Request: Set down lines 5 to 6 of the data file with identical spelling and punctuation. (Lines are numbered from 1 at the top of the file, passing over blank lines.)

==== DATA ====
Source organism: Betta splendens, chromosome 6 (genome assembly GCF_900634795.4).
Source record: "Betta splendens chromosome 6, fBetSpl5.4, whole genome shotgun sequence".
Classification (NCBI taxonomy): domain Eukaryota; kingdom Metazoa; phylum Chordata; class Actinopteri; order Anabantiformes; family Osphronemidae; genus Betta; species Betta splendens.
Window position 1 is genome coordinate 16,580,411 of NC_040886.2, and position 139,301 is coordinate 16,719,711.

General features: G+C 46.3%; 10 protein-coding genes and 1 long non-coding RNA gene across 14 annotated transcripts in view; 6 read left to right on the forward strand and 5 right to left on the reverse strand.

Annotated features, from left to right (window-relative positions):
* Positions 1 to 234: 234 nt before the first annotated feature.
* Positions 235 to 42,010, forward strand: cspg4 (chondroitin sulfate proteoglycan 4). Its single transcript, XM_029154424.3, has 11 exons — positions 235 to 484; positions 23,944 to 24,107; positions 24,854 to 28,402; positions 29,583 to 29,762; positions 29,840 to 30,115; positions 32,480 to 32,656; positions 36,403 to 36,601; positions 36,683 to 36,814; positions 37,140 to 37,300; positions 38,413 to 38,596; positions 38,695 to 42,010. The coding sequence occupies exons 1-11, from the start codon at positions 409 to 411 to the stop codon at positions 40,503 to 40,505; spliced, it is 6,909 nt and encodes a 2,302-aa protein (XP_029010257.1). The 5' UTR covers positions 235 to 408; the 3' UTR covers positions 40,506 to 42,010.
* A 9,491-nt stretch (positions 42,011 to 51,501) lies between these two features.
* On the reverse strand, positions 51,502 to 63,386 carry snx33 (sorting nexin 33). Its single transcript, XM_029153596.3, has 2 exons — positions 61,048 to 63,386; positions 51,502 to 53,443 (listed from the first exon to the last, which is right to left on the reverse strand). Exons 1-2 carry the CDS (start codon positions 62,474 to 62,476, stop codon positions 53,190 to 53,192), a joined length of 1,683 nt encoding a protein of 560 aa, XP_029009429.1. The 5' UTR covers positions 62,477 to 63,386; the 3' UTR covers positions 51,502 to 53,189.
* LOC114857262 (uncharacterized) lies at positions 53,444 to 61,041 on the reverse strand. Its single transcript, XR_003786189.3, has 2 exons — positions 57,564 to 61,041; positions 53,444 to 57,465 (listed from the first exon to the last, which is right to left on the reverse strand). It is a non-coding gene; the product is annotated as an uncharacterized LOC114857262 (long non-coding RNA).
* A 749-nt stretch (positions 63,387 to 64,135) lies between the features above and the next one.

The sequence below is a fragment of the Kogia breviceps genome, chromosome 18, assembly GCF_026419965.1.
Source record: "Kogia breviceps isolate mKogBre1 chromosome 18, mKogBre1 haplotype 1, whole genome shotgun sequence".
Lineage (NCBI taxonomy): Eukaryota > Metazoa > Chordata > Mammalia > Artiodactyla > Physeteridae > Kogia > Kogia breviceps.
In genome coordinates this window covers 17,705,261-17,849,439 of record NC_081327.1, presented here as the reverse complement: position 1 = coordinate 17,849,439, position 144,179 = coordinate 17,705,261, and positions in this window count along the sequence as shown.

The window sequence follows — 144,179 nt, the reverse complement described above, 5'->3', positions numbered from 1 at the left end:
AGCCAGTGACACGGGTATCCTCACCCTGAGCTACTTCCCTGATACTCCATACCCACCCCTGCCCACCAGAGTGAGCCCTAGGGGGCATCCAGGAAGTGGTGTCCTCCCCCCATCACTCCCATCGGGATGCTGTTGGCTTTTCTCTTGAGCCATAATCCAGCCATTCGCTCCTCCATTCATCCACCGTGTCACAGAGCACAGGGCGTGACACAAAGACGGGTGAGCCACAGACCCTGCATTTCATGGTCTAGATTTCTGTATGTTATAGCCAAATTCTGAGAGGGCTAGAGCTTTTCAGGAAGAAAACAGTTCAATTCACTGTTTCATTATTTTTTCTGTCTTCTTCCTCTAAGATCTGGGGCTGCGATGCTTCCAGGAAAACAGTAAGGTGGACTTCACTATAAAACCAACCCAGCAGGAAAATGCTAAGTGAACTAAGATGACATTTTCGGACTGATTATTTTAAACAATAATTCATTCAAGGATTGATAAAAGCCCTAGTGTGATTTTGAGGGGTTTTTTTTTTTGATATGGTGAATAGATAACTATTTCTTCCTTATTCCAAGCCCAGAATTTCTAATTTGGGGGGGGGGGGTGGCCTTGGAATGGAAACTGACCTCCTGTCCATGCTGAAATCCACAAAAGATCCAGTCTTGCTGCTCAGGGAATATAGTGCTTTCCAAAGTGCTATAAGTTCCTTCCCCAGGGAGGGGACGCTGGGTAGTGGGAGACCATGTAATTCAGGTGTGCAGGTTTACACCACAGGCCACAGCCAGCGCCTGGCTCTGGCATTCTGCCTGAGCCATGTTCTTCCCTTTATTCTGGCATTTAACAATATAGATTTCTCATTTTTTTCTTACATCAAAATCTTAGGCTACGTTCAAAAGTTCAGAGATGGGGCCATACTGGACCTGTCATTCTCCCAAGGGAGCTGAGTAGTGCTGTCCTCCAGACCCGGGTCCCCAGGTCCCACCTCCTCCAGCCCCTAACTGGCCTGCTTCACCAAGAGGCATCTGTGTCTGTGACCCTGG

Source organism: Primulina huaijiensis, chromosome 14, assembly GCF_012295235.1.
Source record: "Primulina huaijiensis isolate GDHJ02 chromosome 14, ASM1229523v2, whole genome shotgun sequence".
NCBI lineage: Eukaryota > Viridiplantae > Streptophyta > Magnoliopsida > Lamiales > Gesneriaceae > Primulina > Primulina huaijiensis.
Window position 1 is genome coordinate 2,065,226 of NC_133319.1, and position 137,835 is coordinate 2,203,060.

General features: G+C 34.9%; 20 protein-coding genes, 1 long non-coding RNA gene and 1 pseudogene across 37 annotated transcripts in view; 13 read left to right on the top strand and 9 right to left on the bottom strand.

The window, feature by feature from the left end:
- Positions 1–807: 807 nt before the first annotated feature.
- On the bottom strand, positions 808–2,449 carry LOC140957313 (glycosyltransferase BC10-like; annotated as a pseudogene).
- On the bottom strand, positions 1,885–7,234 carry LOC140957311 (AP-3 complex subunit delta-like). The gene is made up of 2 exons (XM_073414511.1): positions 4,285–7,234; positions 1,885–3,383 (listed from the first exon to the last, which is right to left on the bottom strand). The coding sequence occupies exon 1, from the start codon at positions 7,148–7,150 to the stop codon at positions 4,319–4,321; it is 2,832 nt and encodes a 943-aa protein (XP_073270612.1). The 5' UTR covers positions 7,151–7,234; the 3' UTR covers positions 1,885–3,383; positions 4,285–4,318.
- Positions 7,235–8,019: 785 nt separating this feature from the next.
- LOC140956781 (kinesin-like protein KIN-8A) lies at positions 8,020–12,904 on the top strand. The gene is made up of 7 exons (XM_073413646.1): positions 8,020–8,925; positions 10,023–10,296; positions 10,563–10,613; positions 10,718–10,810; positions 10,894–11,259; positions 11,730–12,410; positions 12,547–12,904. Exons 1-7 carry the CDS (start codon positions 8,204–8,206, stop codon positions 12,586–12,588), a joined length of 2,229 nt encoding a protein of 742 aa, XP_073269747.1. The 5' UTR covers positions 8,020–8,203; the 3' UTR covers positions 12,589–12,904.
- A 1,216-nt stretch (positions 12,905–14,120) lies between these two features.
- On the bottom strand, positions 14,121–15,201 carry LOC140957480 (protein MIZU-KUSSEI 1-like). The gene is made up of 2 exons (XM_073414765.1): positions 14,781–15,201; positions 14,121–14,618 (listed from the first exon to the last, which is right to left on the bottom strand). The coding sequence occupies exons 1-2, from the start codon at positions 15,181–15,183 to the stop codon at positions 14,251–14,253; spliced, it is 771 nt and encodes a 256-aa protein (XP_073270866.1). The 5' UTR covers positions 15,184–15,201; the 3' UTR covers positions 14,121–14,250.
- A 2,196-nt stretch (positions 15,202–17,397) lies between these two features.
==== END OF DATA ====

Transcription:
General features: G+C 46.3%; 10 protein-coding genes and 1 long non-coding RNA gene across 14 annotated transcripts in view; 6 read left to right on the forward strand and 5 right to left on the reverse strand.

Annotated features, from left to right (window-relative positions):